Former Official Dormitories of Taihoku Prison
The prison building from Qing Dynasty rule was preserved as Taihoku Prison before moving to an area that is today’s neighborhood of Aiguo East Road and Jinhua Street and be expanded. Taihoku Prison was planned and designed by Keijiro Yamashita, a Japanese specialist in modern prison architecture, who adopted the latest Pennsylvania System at that time, turning it into one of the largest modern prisons in Taiwan.
The prison was used and renamed Taipei Prison after the Nationalist government moved to Taiwan. As of 1963, when it was relocated to the completed new site in Guishan, Taoyuan, people against the Japanese rule, such as Fu-Xing Luo, Yu-Chun Lin, Wei-Shui Chiang, and He Lai, were imprisoned in Taihoku Prison. In addition, political victims during the White Terror in the 1950s were also held in this prison, making it an important site that had witnessed jail history and events of individuals in Taiwan.
Many immigrants working in the Ministry of Justice retreated with the Nationalist government to the island after 1949. Some public servants who failed to apply for formal housing received oral permission from their superiors to expand or build houses by themselves. That is why in addition to employees of the Ministry of Justice, the population of the former official dormitories of Taihoku Prison comprises employees of different agencies, residents living there since Japanese colonial rule, and soldiers who came to Taiwan early.
A large number of rural-urban immigrants moved into idle dormitories of Taipei Prison after the relocation in 1963. The area is referred to as the Huaguang Community since the 70s and the residents were used to calling it “the prison entrance.” Public servants, original residents, and rural-urban immigrants were all part of the community, building housing facilities on vacant lots in alleys when running out of space. All sorts of eating and drinking places, the center of belief Linshui Temple, public toilets, and so on can be found in the community with its food and drinks attracting city residents.
The government had been pushing a government-led urban renewal project of national land from 2007 to 2013, hoping to transform the old Huaguang Community into a business and financial center. Affected residents had protested against being forced to move out and requested a reasonable resettlement plan, engaging in lawsuits with the Ministry of Justice that managed the national land; however, the residents received no compensation for housing demolition and relocation and were not resettled due to party alternation, changes in policies, and plans for land development. Moreover, some residents who were not employees of government agencies were deemed as illegal occupants or violators of building regulations. The households ended up losing the lawsuit and moved out at the end of June 2012. The Huaguang Community was torn down completely at the end of August 2013. During the process, multiple fires had broken out, which burned down almost 20 dormitories.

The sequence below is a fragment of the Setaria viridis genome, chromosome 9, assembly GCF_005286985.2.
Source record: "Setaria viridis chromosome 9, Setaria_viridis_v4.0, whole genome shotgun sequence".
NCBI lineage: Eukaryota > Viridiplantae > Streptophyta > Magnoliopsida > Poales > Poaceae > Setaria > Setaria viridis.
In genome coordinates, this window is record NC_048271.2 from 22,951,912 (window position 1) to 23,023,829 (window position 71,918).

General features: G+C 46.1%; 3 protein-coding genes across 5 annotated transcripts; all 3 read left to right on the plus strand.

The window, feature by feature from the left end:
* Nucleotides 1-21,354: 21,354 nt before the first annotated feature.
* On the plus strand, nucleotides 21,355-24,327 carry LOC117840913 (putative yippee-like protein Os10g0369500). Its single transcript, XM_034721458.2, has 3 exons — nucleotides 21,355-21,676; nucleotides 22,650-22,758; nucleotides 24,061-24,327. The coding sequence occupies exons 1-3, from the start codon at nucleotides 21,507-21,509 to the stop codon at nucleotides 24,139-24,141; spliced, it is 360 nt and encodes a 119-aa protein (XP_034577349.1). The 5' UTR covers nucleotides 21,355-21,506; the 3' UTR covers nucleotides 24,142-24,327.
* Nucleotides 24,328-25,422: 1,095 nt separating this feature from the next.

In March 2013, non-governmental organizations formed the Alliance for Preservation and Revitalization of Taihoku Prison Community’s Cultural Heritage, restarting the conversation about cultural heritage and striving for its designation and protection of old trees. The north side wall near the office of telecommunications on Jinshan South Road was designated a municipal historic site called the Remains of Taipei Prison Wall in March 1998 by the Department of Cultural Affairs of the Taipei City Government, followed by the registration of the south prison wall as a historic site and around 20 Japanese-style official dormitories and bathhouses as historic buildings where tens of trees, such as banyans, mango trees, Chinese cedars, camphor trees, etc., are protected, celebrating the restoration of the old buildings.
“To brighten Da’an District and turn it into a place of delight.”
The repair and reuse of old buildings offers a second life to historic buildings and create a place for the communication, connection, and encounter of people, objects, and experiences.
Rongjin Gorgeous Time Park will be dedicated to cross the boundaries of generations and fulfill diversity and equality, the cultural value, through a friendly environment for people with different genders, ages, impairments, races, and families, endeavoring to become a narrator of culture and history, practitioner of friendly services, and promoter of cross-generational interaction.
The elderly, families, and young people of different generations can communicate, share, and listen to each other’s values in Rongjin Gorgeous Time Park. We look forward to having a blissful time with you by looking back into the history.
Haddoken Co., Ltd.
Haddoken Co., Ltd. has been committed to the elderly industry for the wellbeing and comfortable living of the elderly, aiming to change the public’s stereotype of aging
The company also fulfills social responsibilities, provides various services, including family services, home care, and community-based integrated care, for aging in place, and brings pleasant changes and vitality to the restoration of old buildings by creating pleasing experiences for the elderly.